Oklahoma has gotten off to a rocky start in its initial efforts to implement child welfare reforms as part of a settlement agreement to a federal class-action lawsuit.
State Department of Human Services officials have submitted inaccurate data concerning foster home recruitment and shelter stays by children in state custody, according to the initial report released Wednesday by three out-of-state experts hired to monitor Oklahoma's compliance with the settlement agreement.
The state also has jeopardized reform efforts by failing to fully deliver promised annual pay increases for child welfare workers and foster parents, the report said.
“The report findings are troubling, and certainly call into question whether DHS is meeting its commitments to Oklahoma's children,” said Marcia Robinson Lowry, executive director of Children's Rights, the national advocacy organization that filed the lawsuit against DHS.
“In the face of acknowledged problems, DHS has been unable to supply adequate data and has adopted some seemingly questionable practices. Perhaps most detrimental, the state has failed to increase payments to foster parents or bolster caseworker salaries, both of which are critical to create lasting change.”
Lowry told The Oklahoman that her organization is so concerned by the report that it plans to file a formal complaint with the out-of-state monitors that could lead to the state being ordered to comply with its agreed upon reform plan.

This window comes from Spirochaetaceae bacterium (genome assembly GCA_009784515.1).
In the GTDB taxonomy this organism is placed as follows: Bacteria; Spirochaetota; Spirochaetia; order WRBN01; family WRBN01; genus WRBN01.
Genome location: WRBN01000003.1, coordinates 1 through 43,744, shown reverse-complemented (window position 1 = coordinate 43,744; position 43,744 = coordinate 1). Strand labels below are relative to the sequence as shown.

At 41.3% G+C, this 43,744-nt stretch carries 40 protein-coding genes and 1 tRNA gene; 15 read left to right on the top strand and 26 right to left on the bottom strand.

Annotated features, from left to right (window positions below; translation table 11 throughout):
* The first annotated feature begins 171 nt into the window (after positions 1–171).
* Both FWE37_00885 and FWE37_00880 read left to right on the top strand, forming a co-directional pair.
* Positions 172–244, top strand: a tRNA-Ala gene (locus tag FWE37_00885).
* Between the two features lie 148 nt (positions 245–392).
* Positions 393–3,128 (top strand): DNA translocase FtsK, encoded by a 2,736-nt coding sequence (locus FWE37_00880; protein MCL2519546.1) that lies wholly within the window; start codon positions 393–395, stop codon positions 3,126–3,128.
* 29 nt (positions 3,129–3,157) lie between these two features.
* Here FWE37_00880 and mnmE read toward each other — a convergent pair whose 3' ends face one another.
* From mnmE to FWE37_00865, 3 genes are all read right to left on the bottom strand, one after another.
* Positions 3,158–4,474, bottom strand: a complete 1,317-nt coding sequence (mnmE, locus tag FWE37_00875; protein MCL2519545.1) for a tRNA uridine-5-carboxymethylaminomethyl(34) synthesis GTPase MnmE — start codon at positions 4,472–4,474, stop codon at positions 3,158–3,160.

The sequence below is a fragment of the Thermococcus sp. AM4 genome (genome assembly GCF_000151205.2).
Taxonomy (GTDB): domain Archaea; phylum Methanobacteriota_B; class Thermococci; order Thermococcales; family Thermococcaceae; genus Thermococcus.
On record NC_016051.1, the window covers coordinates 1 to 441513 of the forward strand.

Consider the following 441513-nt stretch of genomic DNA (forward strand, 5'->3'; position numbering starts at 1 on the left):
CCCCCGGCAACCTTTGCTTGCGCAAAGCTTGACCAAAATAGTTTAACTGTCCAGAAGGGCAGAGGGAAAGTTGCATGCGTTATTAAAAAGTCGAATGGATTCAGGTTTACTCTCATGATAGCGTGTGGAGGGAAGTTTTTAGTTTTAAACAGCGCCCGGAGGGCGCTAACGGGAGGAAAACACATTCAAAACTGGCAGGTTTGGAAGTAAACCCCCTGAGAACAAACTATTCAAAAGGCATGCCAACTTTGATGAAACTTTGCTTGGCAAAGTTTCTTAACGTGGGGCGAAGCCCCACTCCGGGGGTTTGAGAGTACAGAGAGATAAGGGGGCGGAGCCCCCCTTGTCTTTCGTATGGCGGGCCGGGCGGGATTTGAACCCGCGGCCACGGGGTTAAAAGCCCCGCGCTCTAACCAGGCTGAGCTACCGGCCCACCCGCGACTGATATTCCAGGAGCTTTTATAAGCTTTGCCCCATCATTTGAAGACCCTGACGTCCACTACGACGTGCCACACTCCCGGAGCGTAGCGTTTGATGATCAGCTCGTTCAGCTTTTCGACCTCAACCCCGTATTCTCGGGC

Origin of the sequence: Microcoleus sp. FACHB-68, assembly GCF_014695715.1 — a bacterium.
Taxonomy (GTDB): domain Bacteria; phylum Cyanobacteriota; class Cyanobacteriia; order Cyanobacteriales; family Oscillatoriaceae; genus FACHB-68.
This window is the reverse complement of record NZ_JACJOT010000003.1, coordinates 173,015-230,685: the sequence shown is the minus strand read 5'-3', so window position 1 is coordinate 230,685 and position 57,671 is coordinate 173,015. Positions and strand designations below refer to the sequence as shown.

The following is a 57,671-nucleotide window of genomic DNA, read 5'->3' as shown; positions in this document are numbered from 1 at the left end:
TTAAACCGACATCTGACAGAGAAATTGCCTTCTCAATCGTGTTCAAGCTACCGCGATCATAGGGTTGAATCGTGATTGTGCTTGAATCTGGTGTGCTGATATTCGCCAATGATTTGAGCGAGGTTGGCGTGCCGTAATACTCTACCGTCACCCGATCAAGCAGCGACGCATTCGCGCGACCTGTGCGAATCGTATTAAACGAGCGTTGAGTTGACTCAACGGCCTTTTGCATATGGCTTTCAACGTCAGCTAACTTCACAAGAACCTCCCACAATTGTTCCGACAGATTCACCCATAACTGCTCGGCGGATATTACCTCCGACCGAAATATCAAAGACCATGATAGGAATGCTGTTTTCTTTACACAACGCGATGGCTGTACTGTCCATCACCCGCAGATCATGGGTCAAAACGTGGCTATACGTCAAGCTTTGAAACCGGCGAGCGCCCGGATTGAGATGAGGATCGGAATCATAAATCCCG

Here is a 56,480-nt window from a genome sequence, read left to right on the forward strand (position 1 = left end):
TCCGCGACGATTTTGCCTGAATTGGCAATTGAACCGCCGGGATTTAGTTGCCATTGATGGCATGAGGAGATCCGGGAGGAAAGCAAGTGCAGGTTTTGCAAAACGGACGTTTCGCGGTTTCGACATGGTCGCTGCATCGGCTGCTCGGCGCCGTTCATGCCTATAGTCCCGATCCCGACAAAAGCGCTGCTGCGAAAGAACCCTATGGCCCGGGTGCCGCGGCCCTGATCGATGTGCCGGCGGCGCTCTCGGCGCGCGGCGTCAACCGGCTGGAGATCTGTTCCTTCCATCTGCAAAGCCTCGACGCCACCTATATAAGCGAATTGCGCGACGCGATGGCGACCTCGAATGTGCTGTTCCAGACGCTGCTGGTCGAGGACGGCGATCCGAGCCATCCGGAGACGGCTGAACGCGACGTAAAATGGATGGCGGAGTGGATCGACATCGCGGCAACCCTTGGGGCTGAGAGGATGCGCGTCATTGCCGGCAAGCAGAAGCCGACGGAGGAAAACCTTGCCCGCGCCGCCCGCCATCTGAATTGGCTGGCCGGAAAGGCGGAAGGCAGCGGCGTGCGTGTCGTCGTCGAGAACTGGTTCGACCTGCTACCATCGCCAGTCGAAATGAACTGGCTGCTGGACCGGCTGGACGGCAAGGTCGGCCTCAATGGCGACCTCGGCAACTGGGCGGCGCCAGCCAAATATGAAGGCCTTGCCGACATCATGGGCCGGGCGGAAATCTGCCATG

DHS Director Ed Lake called his agency's reform efforts “a work in progress.”
“It's not a sprint. It's a marathon,” he said.
The outside monitors found that DHS repeatedly overcounted the number of new foster and adoptive homes it had recruited in reports the agency submitted.
DHS officials initially reported that 1,543 new foster and adoptive homes were recruited in fiscal year 2011, but that number was later lowered to 1,169 after the overseers identified numerous homes that had been double counted or otherwise should not have been included.
DHS also initially reported it had recruited 796 new traditional foster homes during fiscal year 2013 — 15 more that the agency's approved target.
However, the monitors said 53 of those homes had been double counted.
Lake said counting foster homes is more complicated than it sounds, because homes can be approved for various types of care.
For example, the same home can be approved as both a foster home and an adoptive home, which can lead to it being mistakenly counted twice, depending upon how data is gathered.
“We're not double counting homes on purpose,” Lake said. “Nobody's trying to manipulate the data.”
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